We can’t seem to keep our own face clean

Ian McCallum

Ian McCallum

Call it a spring awakening, but as the sun and warming temperatures greeted us this past week, the disappearing mountains of snow uncovered the detritus remaining from what felt like an interminably long winter.
The transition from March to April is far from the most picturesque time of year, what with grotty grey banks of frozen debris slowly surrendering to the solar rays, in the process uncovering an unsightly, if not interesting, array of garbage/items in the melting mess.
But, have you noticed over the past couple of years this eyesore landscape has not been confined to the dawning of spring, instead the downtown core and other quarters of the city, including the length of the CASO-St. Thomas Trans-Canada Trail, have an unkempt look at all times.
We understand the city will again undertake road and curb sweeping toward the end of April, but what about the general appearance of St. Thomas, areas where businesses and the public can participate in housekeeping?
During the glory days of our Communities in Bloom participation, St. Thomas leaned towards spick and span rather than gritty and garbage-strewn.
And, whatever became of the Green Team, that pick-up partnership between the city and Green Lane Environmental Trust Fund, whereby students were hired for the summer months to lasso litter?
Where’s Bob McCaig when you need him?
Sure, it is convenient to accredit this down-at-the-heels appearance as nothing more than the spoils of winter, or perhaps an unfortunate victim of budget constraints.
But in these days of economic woe, when the onus is on attracting new business opportunities to the city, it is more important than ever to ensure we’re keeping up appearances.

The fact London developer Shmuel Farhi has a new five-year deal deal with Ontario Realty Corp. for continued use of his Elgin County Courthouse is likely not being applauded by the city’s legal profession.
As reported in this column in February, the Elgin Law Association has turned their collective nose up at the prospect of continuing to ply their trade in the historic edifice that predates Confederation.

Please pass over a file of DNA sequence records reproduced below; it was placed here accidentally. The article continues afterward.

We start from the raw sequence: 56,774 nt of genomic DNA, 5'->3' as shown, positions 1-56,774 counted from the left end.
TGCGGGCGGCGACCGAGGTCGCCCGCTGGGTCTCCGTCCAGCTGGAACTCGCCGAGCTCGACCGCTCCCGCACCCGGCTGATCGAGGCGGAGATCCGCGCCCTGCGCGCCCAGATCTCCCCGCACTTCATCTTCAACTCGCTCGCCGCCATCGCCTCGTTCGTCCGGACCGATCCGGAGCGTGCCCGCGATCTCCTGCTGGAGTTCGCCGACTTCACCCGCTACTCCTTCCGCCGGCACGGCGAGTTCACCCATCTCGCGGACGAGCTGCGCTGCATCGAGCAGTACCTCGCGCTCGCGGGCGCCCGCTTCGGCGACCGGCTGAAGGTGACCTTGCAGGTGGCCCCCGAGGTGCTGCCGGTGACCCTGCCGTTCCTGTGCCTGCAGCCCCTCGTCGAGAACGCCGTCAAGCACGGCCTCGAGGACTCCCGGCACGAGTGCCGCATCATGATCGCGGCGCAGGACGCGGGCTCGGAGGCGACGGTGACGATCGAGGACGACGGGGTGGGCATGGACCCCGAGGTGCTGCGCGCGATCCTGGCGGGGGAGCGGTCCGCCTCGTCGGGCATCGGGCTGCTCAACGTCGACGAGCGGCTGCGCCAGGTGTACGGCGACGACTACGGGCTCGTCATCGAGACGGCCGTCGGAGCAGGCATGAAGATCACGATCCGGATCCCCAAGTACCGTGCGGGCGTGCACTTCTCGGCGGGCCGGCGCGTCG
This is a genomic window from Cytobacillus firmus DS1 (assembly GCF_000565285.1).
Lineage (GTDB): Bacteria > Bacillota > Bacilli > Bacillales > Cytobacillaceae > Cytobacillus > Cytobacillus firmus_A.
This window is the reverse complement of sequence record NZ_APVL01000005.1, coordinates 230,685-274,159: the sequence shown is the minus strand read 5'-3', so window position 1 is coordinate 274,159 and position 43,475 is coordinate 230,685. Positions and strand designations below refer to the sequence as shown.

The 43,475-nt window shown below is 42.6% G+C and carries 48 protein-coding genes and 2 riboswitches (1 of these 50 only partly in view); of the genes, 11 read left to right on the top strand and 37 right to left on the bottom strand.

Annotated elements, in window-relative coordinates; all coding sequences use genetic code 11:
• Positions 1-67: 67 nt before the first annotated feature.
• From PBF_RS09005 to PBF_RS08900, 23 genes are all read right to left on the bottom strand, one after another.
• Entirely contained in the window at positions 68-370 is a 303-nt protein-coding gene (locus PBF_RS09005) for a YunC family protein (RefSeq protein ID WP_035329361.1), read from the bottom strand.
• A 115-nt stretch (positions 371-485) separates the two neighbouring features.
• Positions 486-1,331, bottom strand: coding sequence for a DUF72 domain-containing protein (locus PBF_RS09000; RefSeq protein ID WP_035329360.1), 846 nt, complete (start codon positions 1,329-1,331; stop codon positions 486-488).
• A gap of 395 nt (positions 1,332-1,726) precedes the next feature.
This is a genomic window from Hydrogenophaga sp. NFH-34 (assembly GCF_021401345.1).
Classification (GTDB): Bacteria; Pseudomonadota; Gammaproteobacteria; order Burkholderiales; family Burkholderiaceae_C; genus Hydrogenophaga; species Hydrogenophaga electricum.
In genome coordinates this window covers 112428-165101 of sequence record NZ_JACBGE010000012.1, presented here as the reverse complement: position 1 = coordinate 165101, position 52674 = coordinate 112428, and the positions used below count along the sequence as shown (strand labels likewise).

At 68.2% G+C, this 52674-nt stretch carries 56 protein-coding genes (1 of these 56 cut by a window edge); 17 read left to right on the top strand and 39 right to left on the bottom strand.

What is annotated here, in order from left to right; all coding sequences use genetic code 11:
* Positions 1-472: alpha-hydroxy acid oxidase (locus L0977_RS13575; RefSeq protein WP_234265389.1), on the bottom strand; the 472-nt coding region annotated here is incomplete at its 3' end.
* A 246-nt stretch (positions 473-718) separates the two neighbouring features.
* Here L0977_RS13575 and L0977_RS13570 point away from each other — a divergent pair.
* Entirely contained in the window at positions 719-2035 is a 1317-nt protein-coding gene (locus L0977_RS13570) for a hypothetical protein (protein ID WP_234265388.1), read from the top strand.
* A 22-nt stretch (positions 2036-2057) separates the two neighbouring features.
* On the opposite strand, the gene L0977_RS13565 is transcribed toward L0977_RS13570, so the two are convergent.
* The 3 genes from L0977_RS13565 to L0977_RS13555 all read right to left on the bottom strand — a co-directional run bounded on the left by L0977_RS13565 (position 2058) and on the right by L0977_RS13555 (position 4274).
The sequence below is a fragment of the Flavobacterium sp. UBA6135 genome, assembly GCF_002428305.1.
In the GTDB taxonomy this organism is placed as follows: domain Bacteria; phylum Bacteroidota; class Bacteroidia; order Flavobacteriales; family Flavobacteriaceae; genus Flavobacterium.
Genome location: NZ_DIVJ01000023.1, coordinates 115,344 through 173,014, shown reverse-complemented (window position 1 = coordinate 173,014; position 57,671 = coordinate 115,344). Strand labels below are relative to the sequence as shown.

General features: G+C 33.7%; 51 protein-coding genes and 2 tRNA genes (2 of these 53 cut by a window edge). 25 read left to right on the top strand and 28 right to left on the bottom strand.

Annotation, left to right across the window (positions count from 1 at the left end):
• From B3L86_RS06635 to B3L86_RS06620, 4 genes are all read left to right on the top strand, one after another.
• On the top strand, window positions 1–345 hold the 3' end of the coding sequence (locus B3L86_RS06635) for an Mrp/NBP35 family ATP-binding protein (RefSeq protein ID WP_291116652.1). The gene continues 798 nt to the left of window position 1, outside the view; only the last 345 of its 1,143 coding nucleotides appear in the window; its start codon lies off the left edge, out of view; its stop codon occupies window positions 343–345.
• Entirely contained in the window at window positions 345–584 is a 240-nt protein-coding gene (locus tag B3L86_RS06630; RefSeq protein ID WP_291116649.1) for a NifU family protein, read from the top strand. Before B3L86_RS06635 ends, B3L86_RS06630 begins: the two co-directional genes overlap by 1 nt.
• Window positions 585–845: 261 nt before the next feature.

This, in spite of Farhi’s pledge to upgrade and add on to the attractive courthouse with the prestigious address.
Apparently spiffing up the building will not result in a place of business swanky enough for area lawyers.
In a letter to ORC in February of this year, Lisa Gunn, president of the law association, noted “any proposal to convert the Wellington Street building to a consolidated facility sufficient to satisfy the current and future needs of this community makes neither practical nor economic sense.”
A puzzling stance according to Farhi, who suggests the Elgin legal team may have the blinders on when less than a quorum attended a public meeting at city hall last year where he documented his plans for a new consolidated facility on the courthouse property.
In a court of law, are you not directed to sift through all of the available documentation and supporting evidence before passing judgment?

Continuing with the legal theme, according to figures obtained from clerk Wendell Graves, the city spent $194,236.48 last year on legal fees and expenses.
That’s up from $190,711.36 in 2007.
Why for that amount, you could hire a top-notch CAO and still have change to undertake infrastructure project.

“I work full time and do a job trying to keep all the rules straight but, to be honest, it sometimes is too complicated and I cannot imagine how a large household can keep it straight, not to mention seniors.”
T-J reader Wanda Sauson wonders why the St. Thomas garbage contractor appears to be leaving recyclable goods behind, resulting in some of this material being streamed in with household garbage.

City Scope appears every Saturday in the Times-Journal. Questions and comments may be e-mailed to: mccallum@stthomastimesjournal.com.


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